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CIOs who master digital transformations will win CEO jobs

Clint Boulton | March 14, 2016
CIOs who work closely with CEOs to direct digital strategies will eventually find themselves in the CEO’s seat themselves, according to Salesforce.com CEO Marc Benioff.

It might seem ironic for the leader of the company that blazed the trail for shadow IT to acknowledge that the CIO's role has ratcheted up several notches in importance. Yet in a sign of how, in the words of Marc Andreessen, “software is eating the world” and perhaps irrevocably altering the business landscape, Salesforce.com CEO Marc Benioff says that the CEO is working closely with the CIO to architect digital transformations. Eventually, some of those CIOs will become CEOs, he said.

"We're in a new world where the CIO is redefining their role and the partnership that they have with the CEO today is, I think, never happened before in our industry,” Benioff said, speaking to about 100 CIOs at the Forbes CIO Summit in Half Moon Bay, Calif.

What is driving this change? Benioff says that every company is afraid of being “Uberized out of the world,” a reference to how the ride-sharing startup has disrupted the transportation industry, one of the latest examples of the innovator’s dilemma, in which established businesses fall behind after failing to innovate. As a result, CEOs are formulating their digital strategies, and enlisting their CIOs is their core partner for enablement and capability. The CIO has become the Robin to the CEO's Batman.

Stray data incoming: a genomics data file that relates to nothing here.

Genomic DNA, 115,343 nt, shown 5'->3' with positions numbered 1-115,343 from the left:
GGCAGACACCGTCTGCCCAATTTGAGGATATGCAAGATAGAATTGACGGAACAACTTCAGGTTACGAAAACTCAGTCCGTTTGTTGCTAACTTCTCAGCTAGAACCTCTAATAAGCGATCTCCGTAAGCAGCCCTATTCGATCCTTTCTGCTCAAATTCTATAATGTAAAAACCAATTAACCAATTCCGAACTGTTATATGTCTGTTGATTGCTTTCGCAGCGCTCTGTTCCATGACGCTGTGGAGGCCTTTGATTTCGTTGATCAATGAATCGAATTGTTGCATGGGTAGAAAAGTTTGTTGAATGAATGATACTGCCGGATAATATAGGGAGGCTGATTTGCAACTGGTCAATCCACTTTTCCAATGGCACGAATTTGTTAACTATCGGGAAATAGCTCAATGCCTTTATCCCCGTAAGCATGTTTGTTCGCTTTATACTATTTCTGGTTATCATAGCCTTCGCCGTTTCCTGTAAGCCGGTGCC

CIOs shine at executing CEOs’ digital agenda

Digital transformations are accelerating, according to research from Forbes Insights. Thirty-one percent of 305 CIOs, CEOs and other senior executives the researcher surveyed said that digital transformation, defined as shifts to cloud, mobile, analytics and social capabilities, will expand significantly within the next 24 months. Another 58 percent expecting to expand their digital activities at a more moderate pace. In five years, 42 percent predict their jobs will be mostly digital.

Benioff said that CIOs have evolved beyond managing financials, general ledger, and email to hashing out digital agendas with their CEOs. "When I look at what the CIO does today... it's very different than where it was a decade ago," Benioff said. "I don't think that you can separate the CEO and CIO relationship any longer."

CIOs who are able to guide successful digital transformations will eventually become CEOs, Benioff said. "The CIOs are going to become the CEOs because to become the CEO, you're going to need this [digital] capability ... More and more you'll see the CIO becoming the chief executive officer because the board ... is getting a lot of exposure to the CIO and then the board says that CIO has got that vision, has that idea and knows the digital transformations that we have to make to get back to growth. And the growth is going to come from the delivery of these next generation services. That's the CEO's job."  

 

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